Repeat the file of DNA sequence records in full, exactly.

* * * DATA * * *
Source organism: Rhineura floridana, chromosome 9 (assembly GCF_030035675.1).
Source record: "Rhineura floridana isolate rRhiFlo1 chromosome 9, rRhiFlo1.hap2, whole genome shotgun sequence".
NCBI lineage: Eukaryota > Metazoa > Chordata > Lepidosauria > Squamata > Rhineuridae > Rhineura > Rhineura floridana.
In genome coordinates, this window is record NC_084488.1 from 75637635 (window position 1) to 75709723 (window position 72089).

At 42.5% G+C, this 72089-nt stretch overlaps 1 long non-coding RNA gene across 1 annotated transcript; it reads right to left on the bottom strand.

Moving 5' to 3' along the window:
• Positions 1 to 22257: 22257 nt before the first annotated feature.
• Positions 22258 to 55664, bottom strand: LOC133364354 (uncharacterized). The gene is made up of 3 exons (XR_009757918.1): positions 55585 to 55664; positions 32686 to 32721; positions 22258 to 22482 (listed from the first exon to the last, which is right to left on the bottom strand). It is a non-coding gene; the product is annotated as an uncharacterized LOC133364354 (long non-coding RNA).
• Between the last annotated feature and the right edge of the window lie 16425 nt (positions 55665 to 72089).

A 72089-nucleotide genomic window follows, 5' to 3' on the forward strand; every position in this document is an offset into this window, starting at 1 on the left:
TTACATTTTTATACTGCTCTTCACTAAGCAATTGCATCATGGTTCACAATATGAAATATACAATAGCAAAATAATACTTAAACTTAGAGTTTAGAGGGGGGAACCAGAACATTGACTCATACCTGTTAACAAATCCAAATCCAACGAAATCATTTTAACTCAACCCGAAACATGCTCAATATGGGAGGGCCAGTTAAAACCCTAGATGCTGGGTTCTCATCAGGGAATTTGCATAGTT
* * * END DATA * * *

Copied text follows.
Source organism: Rhineura floridana, chromosome 9 (assembly GCF_030035675.1).
Source record: "Rhineura floridana isolate rRhiFlo1 chromosome 9, rRhiFlo1.hap2, whole genome shotgun sequence".
NCBI lineage: Eukaryota > Metazoa > Chordata > Lepidosauria > Squamata > Rhineuridae > Rhineura > Rhineura floridana.
In genome coordinates, this window is record NC_084488.1 from 75637635 (window position 1) to 75709723 (window position 72089).

At 42.5% G+C, this 72089-nt stretch overlaps 1 long non-coding RNA gene across 1 annotated transcript; it reads right to left on the bottom strand.

Moving 5' to 3' along the window:
• Positions 1 to 22257: 22257 nt before the first annotated feature.
• Positions 22258 to 55664, bottom strand: LOC133364354 (uncharacterized). The gene is made up of 3 exons (XR_009757918.1): positions 55585 to 55664; positions 32686 to 32721; positions 22258 to 22482 (listed from the first exon to the last, which is right to left on the bottom strand). It is a non-coding gene; the product is annotated as an uncharacterized LOC133364354 (long non-coding RNA).
• Between the last annotated feature and the right edge of the window lie 16425 nt (positions 55665 to 72089).

A 72089-nucleotide genomic window follows, 5' to 3' on the forward strand; every position in this document is an offset into this window, starting at 1 on the left:
TTACATTTTTATACTGCTCTTCACTAAGCAATTGCATCATGGTTCACAATATGAAATATACAATAGCAAAATAATACTTAAACTTAGAGTTTAGAGGGGGGAACCAGAACATTGACTCATACCTGTTAACAAATCCAAATCCAACGAAATCATTTTAACTCAACCCGAAACATGCTCAATATGGGAGGGCCAGTTAAAACCCTAGATGCTGGGTTCTCATCAGGGAATTTGCATAGTT